Winter Roars But Montana Endures Snow: Waiting for spring, buried under snowfalls measured in feet, Montanans can only hope the experience will send the faint of heart back to milder climes.

March 23, 1997|By CAROL SUSAN WOODRUFF

MISSOULA, Montana - Elsewhere in the country, basketball fans are easing into their La-Z-Boys, clicking on their big-screen TVs and reveling in March Madness. But out here in Big Sky Country, an altogether different sort of March Madness consumes us.

Throughout much of Montana, we remain locked in the jaws of the worst winter on record, and it's only starting to show signs of breaking. Revel is the furthest thing from our minds.

The nation's attention understandably has been riveted on states such as Ohio, Kentucky and Arkansas, where floods and twisters have wreaked havoc. Perhaps people assume that Montana winters are always severe, that the tough-as-jerky residents of this obscure state have become inured to the whims of nature. This simply isn't so.

In Missoula, we've never seen a winter like this one - the snowiest since the National Weather Service began keeping records, in 1893. It's not just the droves of wide-eyed newcomers from California, Washington, Colorado and points east who've been taken by surprise.

We're all overwhelmed. We're exhausted. We've shoveled and plowed until we've run out of place to move the snow. Even as we fervently pray for spring weather, we know that the melting of

our tremendous snowpack will cause calamitous flooding.

Gov. Marc Racicot has, in fact, already declared a state of emergency in anticipation of what warmer weather will bring.

Even here, in the so-called Garden City, 104.5 inches, or more than 8 feet, of snow has fallen this season. The previous record, set in 1921-22, was 95.5 inches. Our old joke about having nine months of winter and three months of houseguests has begun to pall.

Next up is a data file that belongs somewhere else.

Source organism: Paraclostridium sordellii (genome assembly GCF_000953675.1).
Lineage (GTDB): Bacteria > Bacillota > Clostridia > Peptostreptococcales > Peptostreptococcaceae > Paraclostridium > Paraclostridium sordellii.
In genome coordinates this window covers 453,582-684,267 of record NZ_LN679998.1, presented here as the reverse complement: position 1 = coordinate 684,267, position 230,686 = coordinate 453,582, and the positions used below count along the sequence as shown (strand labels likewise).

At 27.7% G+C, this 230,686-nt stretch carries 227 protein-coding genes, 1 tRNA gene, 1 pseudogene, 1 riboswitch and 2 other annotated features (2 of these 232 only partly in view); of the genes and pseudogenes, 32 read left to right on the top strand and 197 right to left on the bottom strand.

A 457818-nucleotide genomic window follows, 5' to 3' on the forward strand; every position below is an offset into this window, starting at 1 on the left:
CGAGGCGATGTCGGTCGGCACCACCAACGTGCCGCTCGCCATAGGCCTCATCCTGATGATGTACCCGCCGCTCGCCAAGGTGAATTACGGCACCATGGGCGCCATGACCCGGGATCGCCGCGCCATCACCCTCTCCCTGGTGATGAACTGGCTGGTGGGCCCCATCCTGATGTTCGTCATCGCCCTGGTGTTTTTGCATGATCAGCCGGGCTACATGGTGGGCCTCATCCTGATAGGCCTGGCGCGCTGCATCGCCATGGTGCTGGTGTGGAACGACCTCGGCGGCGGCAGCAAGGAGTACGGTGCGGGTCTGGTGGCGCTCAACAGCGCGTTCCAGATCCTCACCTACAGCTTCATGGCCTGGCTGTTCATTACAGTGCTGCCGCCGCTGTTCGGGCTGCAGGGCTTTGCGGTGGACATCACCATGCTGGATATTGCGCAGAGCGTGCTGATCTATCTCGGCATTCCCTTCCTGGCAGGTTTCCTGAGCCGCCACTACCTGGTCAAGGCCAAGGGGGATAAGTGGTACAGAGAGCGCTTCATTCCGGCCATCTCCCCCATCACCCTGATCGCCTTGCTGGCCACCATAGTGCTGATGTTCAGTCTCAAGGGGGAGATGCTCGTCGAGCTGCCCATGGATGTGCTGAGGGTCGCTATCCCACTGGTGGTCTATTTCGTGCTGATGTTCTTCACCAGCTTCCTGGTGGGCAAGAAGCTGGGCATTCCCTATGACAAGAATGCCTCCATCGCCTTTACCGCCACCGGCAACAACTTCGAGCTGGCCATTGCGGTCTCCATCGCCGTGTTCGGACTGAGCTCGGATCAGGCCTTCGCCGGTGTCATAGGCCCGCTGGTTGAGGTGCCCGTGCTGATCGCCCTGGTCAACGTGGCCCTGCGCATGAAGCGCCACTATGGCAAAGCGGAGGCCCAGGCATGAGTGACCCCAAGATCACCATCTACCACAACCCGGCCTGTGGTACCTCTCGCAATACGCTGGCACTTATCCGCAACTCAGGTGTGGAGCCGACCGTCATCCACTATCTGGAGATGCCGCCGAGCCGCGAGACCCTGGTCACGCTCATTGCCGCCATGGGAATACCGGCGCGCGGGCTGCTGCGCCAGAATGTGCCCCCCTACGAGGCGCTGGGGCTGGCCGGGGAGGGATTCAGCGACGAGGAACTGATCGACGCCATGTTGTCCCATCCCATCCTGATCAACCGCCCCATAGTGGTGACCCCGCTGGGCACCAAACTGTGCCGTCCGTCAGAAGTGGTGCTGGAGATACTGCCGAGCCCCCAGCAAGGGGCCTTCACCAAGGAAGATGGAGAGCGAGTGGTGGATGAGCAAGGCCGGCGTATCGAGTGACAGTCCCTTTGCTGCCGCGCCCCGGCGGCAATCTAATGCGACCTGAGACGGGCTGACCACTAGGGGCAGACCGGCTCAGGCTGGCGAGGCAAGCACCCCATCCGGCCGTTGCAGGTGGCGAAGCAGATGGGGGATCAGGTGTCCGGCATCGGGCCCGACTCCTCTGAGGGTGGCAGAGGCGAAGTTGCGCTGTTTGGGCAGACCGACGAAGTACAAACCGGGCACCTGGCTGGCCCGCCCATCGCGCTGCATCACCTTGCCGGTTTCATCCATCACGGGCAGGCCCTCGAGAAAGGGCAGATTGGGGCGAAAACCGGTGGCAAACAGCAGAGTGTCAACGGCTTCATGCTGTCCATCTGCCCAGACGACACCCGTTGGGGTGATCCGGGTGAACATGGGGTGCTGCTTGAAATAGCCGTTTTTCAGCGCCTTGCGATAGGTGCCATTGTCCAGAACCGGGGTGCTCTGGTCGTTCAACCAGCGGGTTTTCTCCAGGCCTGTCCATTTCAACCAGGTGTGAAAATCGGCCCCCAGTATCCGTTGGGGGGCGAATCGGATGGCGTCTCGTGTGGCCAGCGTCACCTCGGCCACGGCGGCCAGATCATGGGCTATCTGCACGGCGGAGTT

In comparison with other parts of the state, Missoula has gotten off light.

In Essex, at the southern tip of Glacier National Park, more than 29 feet of snow has compacted into an 8-foot-deep mass. At Lolo Pass, about 40 miles west of Missoula, more than 13 feet of snow has fallen, and Forest Service rangers are begging cross-country skiers to stay away while they look for the visitors center and parking lot.

You don't get this much snow without having more problems than shoveling and plowing. In Lincoln County, northwest of Missoula, snow has flattened at least 37 large buildings and sent damage estimates soaring into the millions of dollars.

Residents of Browing, on the Blackfeet Indian Reservation, ran out of firewood in December and had to be rescued from the cold by a convoy of trucks bearing logs donated by sawmills.

Four-legged creatures are suffering as well.

More than 1,000 bison fleeing deep, crusted snow and certain starvation in Yellowstone National Park have been slaughtered by government agents, supposedly in an attempt to block the spread of disease to cattle on neighboring ranches.